Author: Janina Renee
Trade Paperback, 416 pages
Publication date: September 2001
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Additional books by this author
Janina Renee is well known in the Neo-Pagan community for her book, Tarot Spells, on using the Tarot in magick. She has written a new introductory book on the Tarot, Tarot for a New Generation, aimed at the needs of teens and young adults.
My first book on the Tarot -- and for a long time, my only book on the Tarot -- was Eden Gray's A Complete Guide to the Tarot. While this book served me well, I remember my early frustration with its often quite limited description of the cards and scanty information on card interpretations. In Tarot for a New Generation, Janina presents a wealth of useful information that would have made learning the Tarot much easier for me had I somehow been able to obtain a copy back in 1972.
Tarot for a New Generation is divided into two major parts: background and card interpretations. The first five chapters (about a quarter of the book) cover the basics of what the Tarot is, its history, choosing decks, caring for decks, how to select a significator if one chooses to use one, how to select a tarot layout, dealing with reversed cards and card gender issues, and suggestions for using non-standard decks. The fourth chapter breaks from tradition and gives detailed sample readings before going through all the card interpretations. This works much better than one might think because it shows the new student of the Tarot that the card interpretations later in the book aren't holy writ. The last chapter in this section talks about other uses for the Tarot. In addition to the obvious uses for meditation, visualization, and magick, Renee shows how the Tarot can be used as a memory aid and to help overcome certain learning disabilities.
The meat of the book, however, is in the last six chapters which provide a detailed examination of each card in the deck and suggest possible ways each card could be interpreted in various situations. The Major Arcana, the Court Cards, and the numbered cards of each suit are given a chapter of their own. In another break from more traditional introductory books, illustrations are not from the Rider-Waite-Smith deck. Each card interpretation is illustrated with a picture of the card under discussion in three different decks: the Legend deck (a King Arthur themed deck), the World Spirit deck (a multi-racial, multi-cultural deck), and the Universal Tarot (a modern variant of the Waite deck). Given the wide variety of Tarot decks available now, illustrations from three quite different decks should make it much easier for beginners to see the common themes in cards that are found in the majority of decks.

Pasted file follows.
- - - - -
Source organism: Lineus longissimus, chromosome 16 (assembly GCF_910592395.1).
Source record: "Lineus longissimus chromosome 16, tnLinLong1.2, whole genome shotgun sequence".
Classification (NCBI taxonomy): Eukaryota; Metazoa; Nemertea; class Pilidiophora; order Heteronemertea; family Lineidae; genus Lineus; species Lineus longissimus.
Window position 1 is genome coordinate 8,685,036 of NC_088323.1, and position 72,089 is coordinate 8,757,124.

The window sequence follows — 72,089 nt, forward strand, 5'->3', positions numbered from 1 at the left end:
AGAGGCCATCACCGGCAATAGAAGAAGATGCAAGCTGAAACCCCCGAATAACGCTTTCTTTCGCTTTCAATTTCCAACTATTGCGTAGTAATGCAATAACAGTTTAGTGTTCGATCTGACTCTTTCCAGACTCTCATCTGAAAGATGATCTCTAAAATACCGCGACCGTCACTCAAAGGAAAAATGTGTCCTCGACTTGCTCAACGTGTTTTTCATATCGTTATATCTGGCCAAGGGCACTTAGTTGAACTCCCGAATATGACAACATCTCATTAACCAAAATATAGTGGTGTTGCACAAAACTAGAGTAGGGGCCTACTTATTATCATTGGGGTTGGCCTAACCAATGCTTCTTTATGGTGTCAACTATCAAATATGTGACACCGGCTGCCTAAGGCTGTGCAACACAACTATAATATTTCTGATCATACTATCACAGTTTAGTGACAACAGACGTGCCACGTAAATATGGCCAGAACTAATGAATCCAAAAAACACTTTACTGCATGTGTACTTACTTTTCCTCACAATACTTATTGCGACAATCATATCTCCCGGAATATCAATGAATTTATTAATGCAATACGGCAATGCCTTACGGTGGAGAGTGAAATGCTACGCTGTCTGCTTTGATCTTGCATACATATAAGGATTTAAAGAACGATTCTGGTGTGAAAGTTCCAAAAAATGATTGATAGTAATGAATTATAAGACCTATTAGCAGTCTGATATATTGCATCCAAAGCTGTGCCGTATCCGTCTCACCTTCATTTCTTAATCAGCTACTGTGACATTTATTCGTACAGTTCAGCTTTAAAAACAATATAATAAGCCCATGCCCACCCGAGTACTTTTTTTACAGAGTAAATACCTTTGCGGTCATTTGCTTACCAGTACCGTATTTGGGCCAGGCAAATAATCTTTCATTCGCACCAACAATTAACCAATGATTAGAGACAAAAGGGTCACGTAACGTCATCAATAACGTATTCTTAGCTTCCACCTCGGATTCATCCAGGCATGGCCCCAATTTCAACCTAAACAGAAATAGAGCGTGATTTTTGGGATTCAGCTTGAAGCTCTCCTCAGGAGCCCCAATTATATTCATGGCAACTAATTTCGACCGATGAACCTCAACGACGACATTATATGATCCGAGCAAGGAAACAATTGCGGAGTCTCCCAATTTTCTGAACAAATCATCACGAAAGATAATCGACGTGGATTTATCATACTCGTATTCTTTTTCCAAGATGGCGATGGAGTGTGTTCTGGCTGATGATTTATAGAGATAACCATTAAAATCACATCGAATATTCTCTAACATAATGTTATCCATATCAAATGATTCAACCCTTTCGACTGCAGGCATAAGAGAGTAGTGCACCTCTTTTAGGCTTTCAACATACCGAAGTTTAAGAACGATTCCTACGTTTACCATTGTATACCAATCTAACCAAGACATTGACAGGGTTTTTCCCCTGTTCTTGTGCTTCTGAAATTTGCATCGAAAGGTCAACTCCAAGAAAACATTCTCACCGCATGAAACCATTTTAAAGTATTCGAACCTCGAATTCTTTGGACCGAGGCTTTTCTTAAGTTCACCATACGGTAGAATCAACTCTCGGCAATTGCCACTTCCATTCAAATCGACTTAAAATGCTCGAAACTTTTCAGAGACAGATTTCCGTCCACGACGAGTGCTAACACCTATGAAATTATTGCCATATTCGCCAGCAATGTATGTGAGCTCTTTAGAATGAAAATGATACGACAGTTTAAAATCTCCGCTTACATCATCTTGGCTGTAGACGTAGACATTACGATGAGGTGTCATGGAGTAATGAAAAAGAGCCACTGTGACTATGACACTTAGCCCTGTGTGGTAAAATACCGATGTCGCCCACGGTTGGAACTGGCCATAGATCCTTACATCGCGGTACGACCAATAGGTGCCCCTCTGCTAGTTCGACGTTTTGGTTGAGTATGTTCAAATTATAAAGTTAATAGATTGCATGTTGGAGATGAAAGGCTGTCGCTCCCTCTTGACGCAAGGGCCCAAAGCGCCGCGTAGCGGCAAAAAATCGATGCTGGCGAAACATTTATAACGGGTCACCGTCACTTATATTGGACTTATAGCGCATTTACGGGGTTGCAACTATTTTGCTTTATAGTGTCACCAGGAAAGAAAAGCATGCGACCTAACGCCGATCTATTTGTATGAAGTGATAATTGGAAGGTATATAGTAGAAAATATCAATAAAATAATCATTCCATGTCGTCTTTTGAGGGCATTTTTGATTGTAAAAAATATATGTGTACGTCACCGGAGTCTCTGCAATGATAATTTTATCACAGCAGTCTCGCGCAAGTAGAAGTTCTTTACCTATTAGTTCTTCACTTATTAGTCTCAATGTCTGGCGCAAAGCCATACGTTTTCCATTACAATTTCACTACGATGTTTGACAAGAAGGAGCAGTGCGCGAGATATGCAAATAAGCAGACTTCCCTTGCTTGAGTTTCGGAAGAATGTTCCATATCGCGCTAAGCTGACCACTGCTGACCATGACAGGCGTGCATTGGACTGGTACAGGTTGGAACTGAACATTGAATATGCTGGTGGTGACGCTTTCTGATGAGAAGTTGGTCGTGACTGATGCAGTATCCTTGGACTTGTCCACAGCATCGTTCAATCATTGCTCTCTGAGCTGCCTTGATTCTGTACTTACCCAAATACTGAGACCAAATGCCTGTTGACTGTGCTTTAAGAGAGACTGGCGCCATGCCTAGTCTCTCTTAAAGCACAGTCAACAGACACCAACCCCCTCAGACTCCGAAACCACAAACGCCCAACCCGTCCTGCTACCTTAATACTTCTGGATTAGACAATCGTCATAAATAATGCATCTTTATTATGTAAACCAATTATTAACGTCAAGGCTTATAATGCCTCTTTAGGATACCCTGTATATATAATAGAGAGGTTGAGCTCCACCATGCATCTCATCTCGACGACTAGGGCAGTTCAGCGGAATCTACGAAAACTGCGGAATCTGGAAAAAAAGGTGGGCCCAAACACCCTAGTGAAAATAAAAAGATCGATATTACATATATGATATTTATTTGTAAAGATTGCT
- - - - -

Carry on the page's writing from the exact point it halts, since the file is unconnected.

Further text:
Each card is given a three or four page description. Unlike many books which give detailed interpretation suggestions, Tarot for a New Generation does not use a set of standard question areas (for example: health, wealth, romance, work, play) and provide interpretation suggestions for each of those areas for each card. Instead, Renee bases the categories of interpretation on each card. For example, the interpretation suggestions for The Emperor cover areas such as authority, blessing, father figures, intellect, parenting issues, responsibility, success, and patriarchy while those for the Five of Cups cover areas such as activity, loss and regret, relationships, and survival issues. While this may not be as organized as it would be if specific categories were used, I think it gives a better feel for the each card. This is one of the few introductory books which treats the court cards as fully as the other cards in the deck -- a major point in its favor given the interpretation problems many novices have with these sixteen cards.
Tarot for a New Generation is an excellent introduction to the Tarot, especially for teens and young adults. Older adults could use this book to learn the Tarot as well as it is a well-written, gentle introduction to the art. However, older adult novices may find many of the youth-oriented card interpretations a bit frustrating. If so, they might want to supplement it with a book with interpretations more oriented toward adults. (This reviewer would suggest Power Tarot by Trish MacGregor and Phyllis Vega.) In Tarot for a New Generation, Janina Renee has written one of the best introductions to the Tarot in years and the only one I know of aimed at the needs of young adults. It would make an excellent gift for any teen or young adult developing an interest in the Tarot.
Reviewed by Randall
Additional Books by Janina Renee